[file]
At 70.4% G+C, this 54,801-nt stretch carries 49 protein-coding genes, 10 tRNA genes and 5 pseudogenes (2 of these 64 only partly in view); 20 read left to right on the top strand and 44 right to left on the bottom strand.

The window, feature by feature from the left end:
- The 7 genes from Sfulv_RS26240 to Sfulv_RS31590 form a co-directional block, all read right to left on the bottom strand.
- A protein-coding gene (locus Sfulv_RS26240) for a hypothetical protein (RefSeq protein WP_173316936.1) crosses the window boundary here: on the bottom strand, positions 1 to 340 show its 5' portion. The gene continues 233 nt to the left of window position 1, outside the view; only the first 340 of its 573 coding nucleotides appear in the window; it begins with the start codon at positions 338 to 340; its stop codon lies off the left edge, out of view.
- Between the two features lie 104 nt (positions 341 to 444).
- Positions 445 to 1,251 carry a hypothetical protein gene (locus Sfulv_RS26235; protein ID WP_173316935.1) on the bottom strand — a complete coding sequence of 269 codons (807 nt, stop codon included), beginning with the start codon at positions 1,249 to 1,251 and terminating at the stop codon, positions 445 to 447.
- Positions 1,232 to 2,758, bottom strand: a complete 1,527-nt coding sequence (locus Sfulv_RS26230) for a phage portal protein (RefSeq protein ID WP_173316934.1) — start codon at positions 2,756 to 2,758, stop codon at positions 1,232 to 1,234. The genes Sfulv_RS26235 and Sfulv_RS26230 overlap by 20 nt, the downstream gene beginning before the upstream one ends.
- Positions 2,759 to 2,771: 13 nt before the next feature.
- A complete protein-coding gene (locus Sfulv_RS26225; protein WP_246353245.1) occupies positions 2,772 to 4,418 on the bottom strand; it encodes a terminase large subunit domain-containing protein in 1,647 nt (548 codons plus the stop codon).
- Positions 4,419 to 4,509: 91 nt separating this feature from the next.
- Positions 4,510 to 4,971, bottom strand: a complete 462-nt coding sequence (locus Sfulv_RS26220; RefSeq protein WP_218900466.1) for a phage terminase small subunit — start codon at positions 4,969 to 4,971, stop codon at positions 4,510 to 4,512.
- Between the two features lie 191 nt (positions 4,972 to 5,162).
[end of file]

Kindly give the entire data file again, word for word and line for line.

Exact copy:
At 70.4% G+C, this 54,801-nt stretch carries 49 protein-coding genes, 10 tRNA genes and 5 pseudogenes (2 of these 64 only partly in view); 20 read left to right on the top strand and 44 right to left on the bottom strand.

The window, feature by feature from the left end:
- The 7 genes from Sfulv_RS26240 to Sfulv_RS31590 form a co-directional block, all read right to left on the bottom strand.
- A protein-coding gene (locus Sfulv_RS26240) for a hypothetical protein (RefSeq protein WP_173316936.1) crosses the window boundary here: on the bottom strand, positions 1 to 340 show its 5' portion. The gene continues 233 nt to the left of window position 1, outside the view; only the first 340 of its 573 coding nucleotides appear in the window; it begins with the start codon at positions 338 to 340; its stop codon lies off the left edge, out of view.
- Between the two features lie 104 nt (positions 341 to 444).
- Positions 445 to 1,251 carry a hypothetical protein gene (locus Sfulv_RS26235; protein ID WP_173316935.1) on the bottom strand — a complete coding sequence of 269 codons (807 nt, stop codon included), beginning with the start codon at positions 1,249 to 1,251 and terminating at the stop codon, positions 445 to 447.
- Positions 1,232 to 2,758, bottom strand: a complete 1,527-nt coding sequence (locus Sfulv_RS26230) for a phage portal protein (RefSeq protein ID WP_173316934.1) — start codon at positions 2,756 to 2,758, stop codon at positions 1,232 to 1,234. The genes Sfulv_RS26235 and Sfulv_RS26230 overlap by 20 nt, the downstream gene beginning before the upstream one ends.
- Positions 2,759 to 2,771: 13 nt before the next feature.
- A complete protein-coding gene (locus Sfulv_RS26225; protein WP_246353245.1) occupies positions 2,772 to 4,418 on the bottom strand; it encodes a terminase large subunit domain-containing protein in 1,647 nt (548 codons plus the stop codon).
- Positions 4,419 to 4,509: 91 nt separating this feature from the next.
- Positions 4,510 to 4,971, bottom strand: a complete 462-nt coding sequence (locus Sfulv_RS26220; RefSeq protein WP_218900466.1) for a phage terminase small subunit — start codon at positions 4,969 to 4,971, stop codon at positions 4,510 to 4,512.
- Between the two features lie 191 nt (positions 4,972 to 5,162).